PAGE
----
No sooner than I leave Alpha Centauri than I get sucked into an “encounter in deep space.” I’m both excited and fearful.


I never found out who these guys were. This probe shows up and declares that it’s on a peaceful mission of exploration, and when I say the same, it then abruptly “overrides” its protocols and decides to dismantle my ship. Say what now?

Gotta admit, Star Control 2 keeps me on my toes with these aliens. Well, whoever they are, they’re tough: They blew away all three of my ships without a problem. Reload time!

The probe shows up every time I leave Alpha Centauri and kills me, no matter what I say. I do learn a bit more about it, however. This is a Slylandro probe that’s on a mission to explore the galaxy. It replicates itself by breaking down what it finds for materials (including my ships), and when it hits 10 replications, it returns home. That does not sound like a well-thought-out plan.


It takes me just so many reloads, but finally I’m able to eke out a victory against the probe. Of course, I’m down to a single crew member, so I’m thinking that a trip back to Earth might be necessary. WANTED: RED SHIRTS FOR FATAL SPACE MISSION. MUST PROVIDE OWN BODY BAG.

Happily, all of the exotic minerals I mined at Alpha Centauri paid off — I rake in about 9,000 RUs, which is more than enough to fully fuel my ship, restock all of the crew of all three ships, add two more guns, and refit my flagship with more engines. Oh, and I think I got another storage pod in there too.

Star Control 2: Behold the red planet!


(This is part of my journey going checking out Star Control 2. You can follow the entire series on the Retro Gaming page.)

Behold the Red Planet! Oooh.  Ahhh.

Since you can never have a space sim — online or off — without an unpaid internship in mining, that’s what I’m going to be doing a lot of in this game. Or so I assume. Next up on our solar system tour is Mars, which my son says that one day he and I will visit in a rocket ship of his own design. As he is seven years old, I think it is a safe assumption that the phrase “disintegrated upon reentry; all hands presumed lost” will be used to in association with me in the future.


I’m learning new science facts! Wait a minute, is this a teaching game? Is there a magic school bus around here somewhere? Shut up, Carlos!

From there it’s mining ventures to several gas giant moons, including Io, Europa, and Titan. While the planets don’t have the full compliment of moons, I’m nevertheless impressed that they included some at all. The big name ones, at least.

Kind of very disappointed that Saturn isn’t shown as having rings. Why, Star Control 2 devs? Why?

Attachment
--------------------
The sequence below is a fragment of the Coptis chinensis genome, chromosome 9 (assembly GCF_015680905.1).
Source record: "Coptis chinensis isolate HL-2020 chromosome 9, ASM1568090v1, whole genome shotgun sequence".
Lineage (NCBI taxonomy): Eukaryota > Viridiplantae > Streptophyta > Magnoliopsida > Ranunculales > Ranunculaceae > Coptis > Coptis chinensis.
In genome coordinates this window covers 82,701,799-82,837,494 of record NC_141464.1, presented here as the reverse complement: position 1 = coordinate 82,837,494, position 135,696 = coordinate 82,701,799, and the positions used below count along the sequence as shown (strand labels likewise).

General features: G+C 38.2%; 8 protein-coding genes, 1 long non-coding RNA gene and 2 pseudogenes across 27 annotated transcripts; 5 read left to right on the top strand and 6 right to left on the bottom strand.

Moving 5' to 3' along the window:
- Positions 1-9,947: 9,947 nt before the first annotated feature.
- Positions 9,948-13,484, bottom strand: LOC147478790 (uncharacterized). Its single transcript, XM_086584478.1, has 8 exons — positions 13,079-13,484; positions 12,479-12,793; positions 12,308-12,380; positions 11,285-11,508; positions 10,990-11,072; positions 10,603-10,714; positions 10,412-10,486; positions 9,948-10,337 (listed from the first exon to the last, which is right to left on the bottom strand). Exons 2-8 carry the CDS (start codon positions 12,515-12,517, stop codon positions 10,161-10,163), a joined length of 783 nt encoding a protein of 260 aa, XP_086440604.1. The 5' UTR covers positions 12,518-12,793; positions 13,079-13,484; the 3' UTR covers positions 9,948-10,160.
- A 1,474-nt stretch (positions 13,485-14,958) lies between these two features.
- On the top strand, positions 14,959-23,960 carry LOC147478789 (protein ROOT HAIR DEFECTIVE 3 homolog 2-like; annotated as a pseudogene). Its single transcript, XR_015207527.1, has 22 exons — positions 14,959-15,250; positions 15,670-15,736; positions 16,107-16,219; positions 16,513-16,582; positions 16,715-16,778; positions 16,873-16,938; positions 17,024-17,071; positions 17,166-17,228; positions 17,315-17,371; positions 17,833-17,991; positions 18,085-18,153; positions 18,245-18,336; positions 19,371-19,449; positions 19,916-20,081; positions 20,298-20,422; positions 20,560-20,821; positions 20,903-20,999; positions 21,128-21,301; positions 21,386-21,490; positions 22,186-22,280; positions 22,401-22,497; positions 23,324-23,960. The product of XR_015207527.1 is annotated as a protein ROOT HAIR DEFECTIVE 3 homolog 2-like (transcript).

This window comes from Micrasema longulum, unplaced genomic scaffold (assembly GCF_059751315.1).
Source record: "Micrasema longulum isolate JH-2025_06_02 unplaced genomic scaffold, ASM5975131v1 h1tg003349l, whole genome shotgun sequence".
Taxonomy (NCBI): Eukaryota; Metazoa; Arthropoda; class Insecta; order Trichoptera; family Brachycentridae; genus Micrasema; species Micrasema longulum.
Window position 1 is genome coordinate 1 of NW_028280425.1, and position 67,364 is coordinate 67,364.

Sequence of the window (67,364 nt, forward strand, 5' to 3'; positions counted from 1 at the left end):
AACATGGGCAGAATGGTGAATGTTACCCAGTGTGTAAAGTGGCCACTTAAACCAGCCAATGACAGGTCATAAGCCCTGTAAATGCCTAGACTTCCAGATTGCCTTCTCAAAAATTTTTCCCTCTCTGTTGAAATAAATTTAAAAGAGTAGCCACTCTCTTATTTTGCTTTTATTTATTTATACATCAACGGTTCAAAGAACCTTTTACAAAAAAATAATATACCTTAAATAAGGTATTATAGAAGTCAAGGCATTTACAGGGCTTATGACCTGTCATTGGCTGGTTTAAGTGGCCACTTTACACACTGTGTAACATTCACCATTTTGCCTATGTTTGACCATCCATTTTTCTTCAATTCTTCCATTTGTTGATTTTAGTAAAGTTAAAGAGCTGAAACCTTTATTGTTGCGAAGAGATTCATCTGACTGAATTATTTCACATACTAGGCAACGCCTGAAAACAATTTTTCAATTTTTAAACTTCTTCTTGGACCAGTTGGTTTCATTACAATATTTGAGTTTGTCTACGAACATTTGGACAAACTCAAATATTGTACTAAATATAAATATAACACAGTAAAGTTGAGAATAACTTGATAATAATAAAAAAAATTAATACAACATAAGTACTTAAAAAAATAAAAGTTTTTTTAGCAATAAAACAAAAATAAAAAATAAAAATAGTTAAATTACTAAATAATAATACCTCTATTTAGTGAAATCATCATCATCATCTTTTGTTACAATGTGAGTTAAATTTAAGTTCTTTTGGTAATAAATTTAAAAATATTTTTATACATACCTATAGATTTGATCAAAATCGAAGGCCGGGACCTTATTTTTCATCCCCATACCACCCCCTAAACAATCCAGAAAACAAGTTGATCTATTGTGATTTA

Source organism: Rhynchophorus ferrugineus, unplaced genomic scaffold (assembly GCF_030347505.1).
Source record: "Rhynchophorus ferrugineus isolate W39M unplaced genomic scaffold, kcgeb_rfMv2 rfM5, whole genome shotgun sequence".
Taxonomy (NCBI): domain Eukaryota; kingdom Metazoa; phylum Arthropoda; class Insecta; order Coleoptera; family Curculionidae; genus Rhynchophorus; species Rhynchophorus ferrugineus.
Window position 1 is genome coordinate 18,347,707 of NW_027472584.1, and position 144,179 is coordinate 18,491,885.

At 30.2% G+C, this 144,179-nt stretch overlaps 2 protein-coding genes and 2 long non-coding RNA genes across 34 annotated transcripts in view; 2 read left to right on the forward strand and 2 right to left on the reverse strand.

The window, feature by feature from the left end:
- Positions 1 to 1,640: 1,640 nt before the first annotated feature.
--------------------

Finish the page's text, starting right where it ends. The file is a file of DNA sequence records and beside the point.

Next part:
Mineral-hungry, I went back to Mercury to pick up the rest of those radioactive goodies — and I promptly got my lander fried into oblivion. Well crud, now I have no lander and I have a sads.


They don’t give this guy a name (that I caught), so I’m going to call him Commander Keen. Cmdr. Keen tells me that there’s a phone call coming from INSIDE THE HOUSE… er, a broadcast coming from inside the solar system. Could be a spy. Could be an episode of Friends bouncing off of Jupiter. Gotta go check it out — but before I do so, I equip my ship with two landers, some more thruster and turning jets, a fuel tank, a storage tank, and a whole lotta extra fuel. I’m broke, but at least I feel prepared.


Still grumpy that Pluto isn’t a planet any more? Well then, come on down to Star Control 2, where it is still the ninth recognized planet of the solar system!


Turns out the signal is that of Captain Fwiffo here. His ship cripples my brand-new lander (ARGH) and kills half of its crew. Fwiffo says that it was a mistake — he’s pretty defensive and thinks I’m out to kill and torture him. I got a laugh at how quickly he gave up the coordinates to his homeworld and super-secret device in an attempt to appease me.

Also, this is the Spathi’s theme music, which I totally dig. Such a great soundtrack!

Fwiffo is a hoot, all swagger and vulnerability. He does a great job filling in the rest of the backstory of what happened to Earth, which I’ll summarize as follows:

After the Alliance got demolished by the Ur-Quan and the humans locked behind the red shield, the Ur-Quan left behind the Earthguard — a squadron of ships from two battle thrall races (the Ilwrath and Spathi) — as another deterrent to the human race. After some years, the Ur-Quan left the area to fight some sort of “Ultimate Evil,” taking the Ilwrath with them. The Spathi, which are fearful buggers, started retreating farther and farther away from Earth, leaving the automated moon base so that the space station would still think they were there. Then most of the Spathi left to guard their homeworld and Fwiffo was all that remained.

All alone in his ship, Fwiffo is extremely interested in joining up with my crusade. I guess that’s a good trade for the deaths of five or six crew members (including, the game reminds me, triplets). So now I have two combat ships attached to my flagship. Huzzah!